Moses was imprisoned in a deep dungeon in Jethro's house and received as
food only small portions of bread and water. He would have died of hunger
had not Zipporah, to whom Moses had before his captivity made an offer of
marriage by the well, devised a plan by which she no longer went out to
pasture the sheep, but remained at home to attend to the household, being
thereby enabled to supply Moses with food without her father's knowledge.
After ten (or seven) years Zipporah reminded her father that he had at one
time cast a man into the dungeon, who must have died long ago; but if he
were still living he must be a just man whom God had kept alive by a
miracle. Jethro went to the dungeon and called Moses, who answered
immediately. As Jethro found Moses praying, he really believed that he had
been saved by a miracle and liberated him. Jethro had planted in his
garden a marvelous rod, which had been created on the sixth day of the
Creation, on Friday afternoon, and had been given to Adam. This curious rod
had been handed down through Enoch, Shem, Abraham, Isaac, and Jacob to
Joseph, at whose death it came into the possession of Pharaoh's court.
Jethro, who saw it there, stole it and planted it in his garden. On the rod
were engraved the name of God (Yhwh) and the initials of the ten plagues
destined for Egypt. Jethro asked every one who wished to marry one of his
daughters to pull up the rod; but no suitor had yet succeeded in doing so.
Moses, on being set at liberty, walked in the garden, saw the rod, and read
the inscription. He easily pulled it out of the ground and used it for a
staff (see Aaron's Rod <http://www.jewishencyclopedia.com/articles/5-aaron-s-
rod>). Jethro thereby recognized Moses as the deliverer of Israel and gave him
the virtuous Zipporah as wife, together with much money.

-- 
Yisrael Medad
Shiloh

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From: Robert Schoenfeld <frank_james@...>
Date: Thu, Jan 19,2012 at 01:01 AM
Subject: Mateh Moshe and King Arthur's Excalibur

I believe there is an even older legend with a similar idea that a hero 
removes a sword from a rock and then does good deeds (maybe even from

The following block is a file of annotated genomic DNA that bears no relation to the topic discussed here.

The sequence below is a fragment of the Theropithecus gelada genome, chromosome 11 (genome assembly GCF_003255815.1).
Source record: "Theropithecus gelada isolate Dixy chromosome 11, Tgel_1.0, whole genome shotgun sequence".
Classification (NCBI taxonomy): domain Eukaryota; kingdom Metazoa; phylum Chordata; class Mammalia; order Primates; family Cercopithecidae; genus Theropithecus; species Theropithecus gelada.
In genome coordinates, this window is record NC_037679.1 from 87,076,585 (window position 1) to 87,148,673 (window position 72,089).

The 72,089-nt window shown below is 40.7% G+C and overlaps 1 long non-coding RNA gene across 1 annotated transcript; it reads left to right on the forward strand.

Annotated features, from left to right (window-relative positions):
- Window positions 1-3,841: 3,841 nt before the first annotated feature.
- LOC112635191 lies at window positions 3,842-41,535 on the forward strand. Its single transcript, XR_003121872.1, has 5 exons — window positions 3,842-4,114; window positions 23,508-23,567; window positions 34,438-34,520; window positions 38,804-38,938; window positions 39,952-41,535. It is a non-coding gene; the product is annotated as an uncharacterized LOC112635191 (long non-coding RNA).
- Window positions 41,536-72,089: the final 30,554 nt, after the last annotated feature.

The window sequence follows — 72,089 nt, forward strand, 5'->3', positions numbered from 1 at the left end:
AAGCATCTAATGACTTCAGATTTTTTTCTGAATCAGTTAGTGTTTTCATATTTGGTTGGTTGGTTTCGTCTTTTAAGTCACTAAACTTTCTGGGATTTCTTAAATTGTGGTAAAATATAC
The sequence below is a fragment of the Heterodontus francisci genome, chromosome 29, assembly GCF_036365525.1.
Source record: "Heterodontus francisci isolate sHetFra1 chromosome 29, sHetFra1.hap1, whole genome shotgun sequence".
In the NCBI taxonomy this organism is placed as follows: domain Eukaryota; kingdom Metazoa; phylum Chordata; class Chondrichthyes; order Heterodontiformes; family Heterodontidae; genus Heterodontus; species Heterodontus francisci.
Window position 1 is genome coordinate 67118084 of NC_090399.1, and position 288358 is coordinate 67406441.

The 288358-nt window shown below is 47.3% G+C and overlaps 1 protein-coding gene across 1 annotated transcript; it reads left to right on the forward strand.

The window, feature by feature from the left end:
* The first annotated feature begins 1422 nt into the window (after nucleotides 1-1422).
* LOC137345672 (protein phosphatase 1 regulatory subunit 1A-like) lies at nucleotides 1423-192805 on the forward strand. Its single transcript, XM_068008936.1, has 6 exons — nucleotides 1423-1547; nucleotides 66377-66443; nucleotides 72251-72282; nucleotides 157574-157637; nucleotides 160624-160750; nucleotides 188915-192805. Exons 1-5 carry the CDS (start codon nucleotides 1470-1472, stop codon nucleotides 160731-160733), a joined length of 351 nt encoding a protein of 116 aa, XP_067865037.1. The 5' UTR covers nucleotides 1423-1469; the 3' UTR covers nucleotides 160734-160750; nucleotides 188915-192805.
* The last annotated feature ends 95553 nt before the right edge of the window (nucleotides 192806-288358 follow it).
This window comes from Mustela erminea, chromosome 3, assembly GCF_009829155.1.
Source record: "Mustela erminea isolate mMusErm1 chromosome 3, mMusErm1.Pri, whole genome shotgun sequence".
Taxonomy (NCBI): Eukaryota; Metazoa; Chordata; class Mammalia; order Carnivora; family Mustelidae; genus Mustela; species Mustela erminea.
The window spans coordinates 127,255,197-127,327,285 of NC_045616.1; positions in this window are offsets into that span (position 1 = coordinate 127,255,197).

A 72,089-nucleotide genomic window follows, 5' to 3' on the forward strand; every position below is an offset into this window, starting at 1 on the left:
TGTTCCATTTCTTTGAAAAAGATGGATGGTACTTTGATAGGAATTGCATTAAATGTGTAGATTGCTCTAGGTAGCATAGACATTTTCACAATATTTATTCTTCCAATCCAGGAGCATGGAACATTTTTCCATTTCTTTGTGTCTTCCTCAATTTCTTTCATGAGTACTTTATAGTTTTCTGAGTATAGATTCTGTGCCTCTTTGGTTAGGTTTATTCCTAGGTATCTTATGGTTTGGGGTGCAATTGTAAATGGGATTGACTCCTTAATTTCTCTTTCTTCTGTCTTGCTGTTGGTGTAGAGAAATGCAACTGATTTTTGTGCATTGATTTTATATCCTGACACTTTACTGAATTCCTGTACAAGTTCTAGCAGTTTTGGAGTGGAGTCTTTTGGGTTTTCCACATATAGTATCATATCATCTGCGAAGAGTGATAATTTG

Homer). It was probably a common idea around the Mediterranean area, and 
the legend of Arthur dates from around 300-400 CE and was from Roman 
legionnaires in Wales.

Bob


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From: Gershon Dubin  <gershon.dubin@...>
Date: Wed, Jan 18,2012 at 01:01 PM
Subject: Men Listening to Women Singing (was Women Singing)

Michael Rogovin wrote (MJ 60#60): 

> I suspect that this is yet another case of hareidi rabbis (and their yeshivish
> compatriots) attempting to impose their sexual chumrot on everyone and claiming
> that it is THE halacha. 

The soldiers who left the ceremony in protest over the women singing were not
charedi, but religous zionist.  Many rabbis, including the chief rabbi of Israel
and the head of the Bnei Akiva movement, took their side, indicating that this
is not a "sexual chumra" but a halacha as interpreted by those rabbis and
(correctly) by those soldiers. 

It should also be noted that ALL agree that there was no security reason for the
singing to be included in the ceremony.  Those who wanted the officer cadets
expelled claimed the reason as insubordination to Army discipline, not any 
wrongdoing per se.

Gershon
<gershon.dubin@...>


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From: Martin Stern <md.stern@...>
Date: Wed, Jan 18,2012 at 04:01 PM
Subject: Men Listening to Women Singing (was Women Singing)

Michael Rogovin wrote (MJ 60#60):

> I do not understand the issue in the IDF. The women singers use microphones
> so it is not their natural voice. That is then once removed from the kol
> and would be a chumrah. Many poskim also state that it is only forbidden if
> you see the singer, which is unlikely in a large concert, so that would be
> another chumrah (one could also close one's eyes). There are other reasons
> to suggest that this might not qualify as kol isha.

These are all factors that might mitigate the problem according to some
rabbis, but others do not accept these leniencies.
 
> It would be wrong for the army to force soldiers to do something clearly
> against halacha.

It is a matter of dispute as to the precise halachic requirements. I think
everyone would agree that the leniencies might be used in a bedieved [post
facto] situation but I doubt if any rabbi would allow them lechatchilah
[before the fact].

> Having soldiers attend official ceremonies is part of being in a unit.

But these 'entertainments' have no military necessity so why take such a
heavy-handed approach?

> The state could and should be sensitive to differing degrees of observance,
> and make reasonable accommodations, but I suspect that this is yet another
> case of hareidi rabbis (and their yeshivish compatriots) attempting to impose
> their sexual chumrot on everyone and claiming that it is THE halacha.

In the cases which caused the furor, the soldiers were from the national
religious rather than the chareidi camp, so Michael's comments seem not to be
to the point.

> The state is not obligated to conform to the strictest viewpoint on halacha
> and there are good reasons to be lenient here.

But, equally, it has no right to impose its leniencies on those who disagree
with them unless there are overriding reasons to do so, which is not the